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Skipper

Letter to the Editor: Save the Sub-Hub

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Let’s get one thing straight — college towns have certain flavors all their own. The traditions, the landscapes and features of the campus, the people and even the school colors make

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Nobody who has graduated in the last 10 years really cares much about Sub Hub. It's done and over with.

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Thank you. I’ve never been there, doesn’t mean I don’t care about small business but are we really going to hold up an entire block of development for some damn sandwiches? No one is trying to save the bookstore or that Chinese restaurant by the way. 

Edited by Salsa_Verde
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22 hours ago, El Paso Eagle said:

Why is this here??

 

Welcome Skipper-bot. 

Edited by UNTLifer
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14 hours ago, meangreenlax said:

Nobody who has graduated in the last 10 years really cares much about Sub Hub. It's done and over with.

Not true, I graduated in 2013 and go to sub hub at least once weekly depending on work schedule.  I hope they give them the ability to open up shop somewhere close again.  It is always packed during lunch rush. 

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I thought I saw on this site that they did have a location on campus. Please correct me if I’m wrong. In one semester they will forget about it. 

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Can't they just find a new location (after getting a hefty sum of cash from the univeristy - i assume)?? They don't have to be gone if they get good enough business...  I am trying to have to understand why relocating isn't an option.

Also, I am really against emminent domain.  I think it sucks and I am a huge proponent of property and individuals rights.  

But I still struggle to understand how this will be the end of New York Subway when they simply need to find a new place.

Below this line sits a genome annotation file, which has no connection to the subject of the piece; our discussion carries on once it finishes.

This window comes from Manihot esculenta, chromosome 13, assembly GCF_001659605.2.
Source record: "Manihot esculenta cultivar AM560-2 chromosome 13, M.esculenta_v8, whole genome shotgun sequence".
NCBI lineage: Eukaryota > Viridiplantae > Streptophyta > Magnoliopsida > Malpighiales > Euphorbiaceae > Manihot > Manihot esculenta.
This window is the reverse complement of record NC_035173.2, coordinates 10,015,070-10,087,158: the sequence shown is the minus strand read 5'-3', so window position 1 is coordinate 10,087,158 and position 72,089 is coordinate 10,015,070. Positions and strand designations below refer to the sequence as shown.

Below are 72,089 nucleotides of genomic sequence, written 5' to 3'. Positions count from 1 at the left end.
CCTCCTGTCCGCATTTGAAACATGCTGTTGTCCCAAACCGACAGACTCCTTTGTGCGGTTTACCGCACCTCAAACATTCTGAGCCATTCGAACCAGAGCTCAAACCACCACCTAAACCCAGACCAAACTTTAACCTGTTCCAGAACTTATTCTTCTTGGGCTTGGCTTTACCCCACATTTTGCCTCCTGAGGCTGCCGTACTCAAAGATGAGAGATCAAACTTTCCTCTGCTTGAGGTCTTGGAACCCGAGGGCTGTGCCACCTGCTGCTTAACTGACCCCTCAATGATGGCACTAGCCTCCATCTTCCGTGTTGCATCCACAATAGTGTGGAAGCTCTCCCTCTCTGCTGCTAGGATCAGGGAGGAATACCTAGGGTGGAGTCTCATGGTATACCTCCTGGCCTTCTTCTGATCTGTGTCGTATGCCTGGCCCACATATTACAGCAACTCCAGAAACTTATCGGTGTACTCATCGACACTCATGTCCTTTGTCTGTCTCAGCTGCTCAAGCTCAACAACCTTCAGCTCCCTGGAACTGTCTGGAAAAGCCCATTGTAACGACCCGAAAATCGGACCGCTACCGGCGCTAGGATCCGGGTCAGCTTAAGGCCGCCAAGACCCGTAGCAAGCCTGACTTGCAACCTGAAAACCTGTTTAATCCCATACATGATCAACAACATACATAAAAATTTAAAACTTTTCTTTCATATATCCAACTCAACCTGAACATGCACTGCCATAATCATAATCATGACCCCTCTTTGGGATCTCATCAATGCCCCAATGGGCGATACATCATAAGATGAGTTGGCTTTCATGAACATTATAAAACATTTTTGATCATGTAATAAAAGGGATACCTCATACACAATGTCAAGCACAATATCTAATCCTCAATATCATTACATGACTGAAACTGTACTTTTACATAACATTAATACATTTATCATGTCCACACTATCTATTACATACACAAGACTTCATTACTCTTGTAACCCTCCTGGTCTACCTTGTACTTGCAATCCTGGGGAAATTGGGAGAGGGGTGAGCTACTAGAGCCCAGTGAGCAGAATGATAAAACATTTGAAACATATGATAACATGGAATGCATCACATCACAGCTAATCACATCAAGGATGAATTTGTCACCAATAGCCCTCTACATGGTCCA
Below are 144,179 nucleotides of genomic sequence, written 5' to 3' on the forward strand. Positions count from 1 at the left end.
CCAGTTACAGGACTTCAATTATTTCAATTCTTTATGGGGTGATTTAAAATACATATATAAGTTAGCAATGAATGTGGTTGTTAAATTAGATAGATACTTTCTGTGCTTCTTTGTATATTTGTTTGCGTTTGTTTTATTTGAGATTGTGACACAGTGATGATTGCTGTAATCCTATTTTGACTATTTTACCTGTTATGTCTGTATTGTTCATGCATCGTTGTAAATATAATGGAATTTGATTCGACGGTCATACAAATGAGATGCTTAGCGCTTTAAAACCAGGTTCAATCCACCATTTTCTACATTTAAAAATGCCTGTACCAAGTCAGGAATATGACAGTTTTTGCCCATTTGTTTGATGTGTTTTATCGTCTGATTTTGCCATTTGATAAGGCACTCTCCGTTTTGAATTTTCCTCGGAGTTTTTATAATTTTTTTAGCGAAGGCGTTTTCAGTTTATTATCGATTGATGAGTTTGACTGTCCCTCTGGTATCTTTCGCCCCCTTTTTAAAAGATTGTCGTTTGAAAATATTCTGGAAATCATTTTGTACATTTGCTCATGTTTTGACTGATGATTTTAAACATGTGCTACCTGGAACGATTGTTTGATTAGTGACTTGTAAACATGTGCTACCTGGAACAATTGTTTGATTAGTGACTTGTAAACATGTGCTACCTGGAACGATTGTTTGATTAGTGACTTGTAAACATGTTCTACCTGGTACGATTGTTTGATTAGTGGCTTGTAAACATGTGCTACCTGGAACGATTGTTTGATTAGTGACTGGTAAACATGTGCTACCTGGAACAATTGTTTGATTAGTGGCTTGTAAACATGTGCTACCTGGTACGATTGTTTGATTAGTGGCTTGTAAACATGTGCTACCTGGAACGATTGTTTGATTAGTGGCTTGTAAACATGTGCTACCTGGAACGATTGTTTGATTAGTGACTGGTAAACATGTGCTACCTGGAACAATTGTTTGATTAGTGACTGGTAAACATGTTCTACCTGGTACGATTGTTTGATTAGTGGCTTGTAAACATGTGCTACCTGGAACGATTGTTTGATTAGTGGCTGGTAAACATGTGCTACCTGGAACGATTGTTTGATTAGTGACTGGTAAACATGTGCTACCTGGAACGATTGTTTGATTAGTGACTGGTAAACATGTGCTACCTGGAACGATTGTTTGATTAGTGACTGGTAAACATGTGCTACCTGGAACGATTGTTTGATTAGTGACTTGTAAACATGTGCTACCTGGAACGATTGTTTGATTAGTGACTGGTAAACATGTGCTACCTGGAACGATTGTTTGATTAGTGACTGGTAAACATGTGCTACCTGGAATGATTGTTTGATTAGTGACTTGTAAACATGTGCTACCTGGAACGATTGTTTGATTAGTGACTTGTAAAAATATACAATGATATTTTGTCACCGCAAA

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25 minutes ago, Travis said:

Can't they just find a new location (after getting a hefty sum of cash from the univeristy - i assume)?? They don't have to be gone if they get good enough business...  I am trying to have to understand why relocating isn't an option.

Also, I am really against emminent domain.  I think it sucks and I am a huge proponent of property and individuals rights.  

But I still struggle to understand how this will be the end of New York Subway when they simply need to find a new place. 

That's the issue for me. I don't think Sub Hub should have to leave just because UNT wants the land for some future project. I understand why eminent domain is needed in some cases, but kicking out a bunch of businesses that have been serving the Denton and UNT communities for decades is not one of them. 

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The book store and the car wash want to sell their property but the NYSH and the restaurant next door on the southside do not want to sell. Someone said the land across the street is owned by a private developer?   If it is owned by private developer better take it now why the land is cleared.  Why wait until they developed it and have to tear it down when UNT wants it.  I sure NYSH will come back to life in a new location.  For the people who say students go there when I go there are students, UNT staff and others there and the business is doing well.  Maybe in the new location, they can have a drive up window. Not a fan of eminent domain, what if it was your business?

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When they were there the property was privately owned.  It has since been purchased by the University.  If you recall, in addition to the Texas Pickup, there was a bar and a men's clothing store called the Oxford Shop. 

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2 hours ago, Travis said:

But I still struggle to understand how this will be the end of New York Subway when they simply need to find a new place. 

Frankly, there aren't a ton of available retail sites on the edge of campus. You could buy one of the single family homes in the area and tear it down if the zoning is right but all those owners are renting their houses until the university uses eminent domain on them as well, hopefully for a decent pay day.

NY Subhub's business is built around foot traffic and no other place in the city has as much as campus.  Fry Street rent would probably be too high.  In fact, I bet it is owned without any debt at this point, so finding a place to rent in town adds significant overhead to the business, especially if it was near Fry Street.  I think even if they relocated to Bonnie Brae, you still wouldn't get the same foot traffic that you get on the south side of campus.

I don't like when imminent domain is used this way.  I hope the owner gets an independent appraisal, because what the county has it assessed at is probably significantly below what it is worth.